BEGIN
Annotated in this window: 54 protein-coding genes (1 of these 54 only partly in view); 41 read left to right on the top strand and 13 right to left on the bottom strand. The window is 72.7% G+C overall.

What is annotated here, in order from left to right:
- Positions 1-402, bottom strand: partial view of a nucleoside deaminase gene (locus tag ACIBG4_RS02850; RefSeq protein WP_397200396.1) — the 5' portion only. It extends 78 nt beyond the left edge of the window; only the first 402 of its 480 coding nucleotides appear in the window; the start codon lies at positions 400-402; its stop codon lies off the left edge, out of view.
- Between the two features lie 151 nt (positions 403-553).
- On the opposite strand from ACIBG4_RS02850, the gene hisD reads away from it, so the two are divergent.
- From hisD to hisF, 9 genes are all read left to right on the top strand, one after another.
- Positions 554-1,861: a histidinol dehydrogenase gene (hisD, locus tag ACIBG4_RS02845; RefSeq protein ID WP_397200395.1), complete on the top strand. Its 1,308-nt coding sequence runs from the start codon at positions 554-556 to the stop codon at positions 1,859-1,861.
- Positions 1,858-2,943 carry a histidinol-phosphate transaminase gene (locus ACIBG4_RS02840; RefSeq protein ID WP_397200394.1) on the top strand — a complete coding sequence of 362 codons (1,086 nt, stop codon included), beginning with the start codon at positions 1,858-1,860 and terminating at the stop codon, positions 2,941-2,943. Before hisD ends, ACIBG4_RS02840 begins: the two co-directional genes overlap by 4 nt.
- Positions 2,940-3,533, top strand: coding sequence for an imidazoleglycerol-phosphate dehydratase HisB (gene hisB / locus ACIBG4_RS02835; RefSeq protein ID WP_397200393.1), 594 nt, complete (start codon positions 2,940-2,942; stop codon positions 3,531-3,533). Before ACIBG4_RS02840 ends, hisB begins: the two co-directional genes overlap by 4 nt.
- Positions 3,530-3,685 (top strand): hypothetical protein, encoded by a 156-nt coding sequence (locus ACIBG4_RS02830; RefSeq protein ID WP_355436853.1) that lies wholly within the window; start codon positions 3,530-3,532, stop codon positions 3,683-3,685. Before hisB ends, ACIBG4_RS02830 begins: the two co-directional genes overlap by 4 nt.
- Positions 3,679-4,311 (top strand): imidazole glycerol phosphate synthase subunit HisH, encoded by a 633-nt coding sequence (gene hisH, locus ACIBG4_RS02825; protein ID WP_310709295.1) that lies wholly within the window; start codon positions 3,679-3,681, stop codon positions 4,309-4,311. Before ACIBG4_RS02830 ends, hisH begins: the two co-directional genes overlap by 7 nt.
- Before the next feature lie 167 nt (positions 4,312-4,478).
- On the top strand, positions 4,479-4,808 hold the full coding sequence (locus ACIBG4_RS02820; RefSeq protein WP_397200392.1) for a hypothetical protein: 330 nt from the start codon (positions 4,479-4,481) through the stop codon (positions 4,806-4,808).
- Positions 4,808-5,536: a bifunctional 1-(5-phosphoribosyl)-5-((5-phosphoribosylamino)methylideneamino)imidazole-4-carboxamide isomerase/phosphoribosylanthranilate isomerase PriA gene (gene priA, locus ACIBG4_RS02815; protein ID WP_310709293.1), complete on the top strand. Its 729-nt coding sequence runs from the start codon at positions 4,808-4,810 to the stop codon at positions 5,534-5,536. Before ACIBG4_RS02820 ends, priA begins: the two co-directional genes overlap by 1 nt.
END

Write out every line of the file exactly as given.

Annotated in this window: 54 protein-coding genes (1 of these 54 only partly in view); 41 read left to right on the top strand and 13 right to left on the bottom strand. The window is 72.7% G+C overall.

What is annotated here, in order from left to right:
- Positions 1-402, bottom strand: partial view of a nucleoside deaminase gene (locus tag ACIBG4_RS02850; RefSeq protein WP_397200396.1) — the 5' portion only. It extends 78 nt beyond the left edge of the window; only the first 402 of its 480 coding nucleotides appear in the window; the start codon lies at positions 400-402; its stop codon lies off the left edge, out of view.
- Between the two features lie 151 nt (positions 403-553).
- On the opposite strand from ACIBG4_RS02850, the gene hisD reads away from it, so the two are divergent.
- From hisD to hisF, 9 genes are all read left to right on the top strand, one after another.
- Positions 554-1,861: a histidinol dehydrogenase gene (hisD, locus tag ACIBG4_RS02845; RefSeq protein ID WP_397200395.1), complete on the top strand. Its 1,308-nt coding sequence runs from the start codon at positions 554-556 to the stop codon at positions 1,859-1,861.
- Positions 1,858-2,943 carry a histidinol-phosphate transaminase gene (locus ACIBG4_RS02840; RefSeq protein ID WP_397200394.1) on the top strand — a complete coding sequence of 362 codons (1,086 nt, stop codon included), beginning with the start codon at positions 1,858-1,860 and terminating at the stop codon, positions 2,941-2,943. Before hisD ends, ACIBG4_RS02840 begins: the two co-directional genes overlap by 4 nt.
- Positions 2,940-3,533, top strand: coding sequence for an imidazoleglycerol-phosphate dehydratase HisB (gene hisB / locus ACIBG4_RS02835; RefSeq protein ID WP_397200393.1), 594 nt, complete (start codon positions 2,940-2,942; stop codon positions 3,531-3,533). Before ACIBG4_RS02840 ends, hisB begins: the two co-directional genes overlap by 4 nt.
- Positions 3,530-3,685 (top strand): hypothetical protein, encoded by a 156-nt coding sequence (locus ACIBG4_RS02830; RefSeq protein ID WP_355436853.1) that lies wholly within the window; start codon positions 3,530-3,532, stop codon positions 3,683-3,685. Before hisB ends, ACIBG4_RS02830 begins: the two co-directional genes overlap by 4 nt.
- Positions 3,679-4,311 (top strand): imidazole glycerol phosphate synthase subunit HisH, encoded by a 633-nt coding sequence (gene hisH, locus ACIBG4_RS02825; protein ID WP_310709295.1) that lies wholly within the window; start codon positions 3,679-3,681, stop codon positions 4,309-4,311. Before ACIBG4_RS02830 ends, hisH begins: the two co-directional genes overlap by 7 nt.
- Before the next feature lie 167 nt (positions 4,312-4,478).
- On the top strand, positions 4,479-4,808 hold the full coding sequence (locus ACIBG4_RS02820; RefSeq protein WP_397200392.1) for a hypothetical protein: 330 nt from the start codon (positions 4,479-4,481) through the stop codon (positions 4,806-4,808).
- Positions 4,808-5,536: a bifunctional 1-(5-phosphoribosyl)-5-((5-phosphoribosylamino)methylideneamino)imidazole-4-carboxamide isomerase/phosphoribosylanthranilate isomerase PriA gene (gene priA, locus ACIBG4_RS02815; protein ID WP_310709293.1), complete on the top strand. Its 729-nt coding sequence runs from the start codon at positions 4,808-4,810 to the stop codon at positions 5,534-5,536. Before ACIBG4_RS02820 ends, priA begins: the two co-directional genes overlap by 1 nt.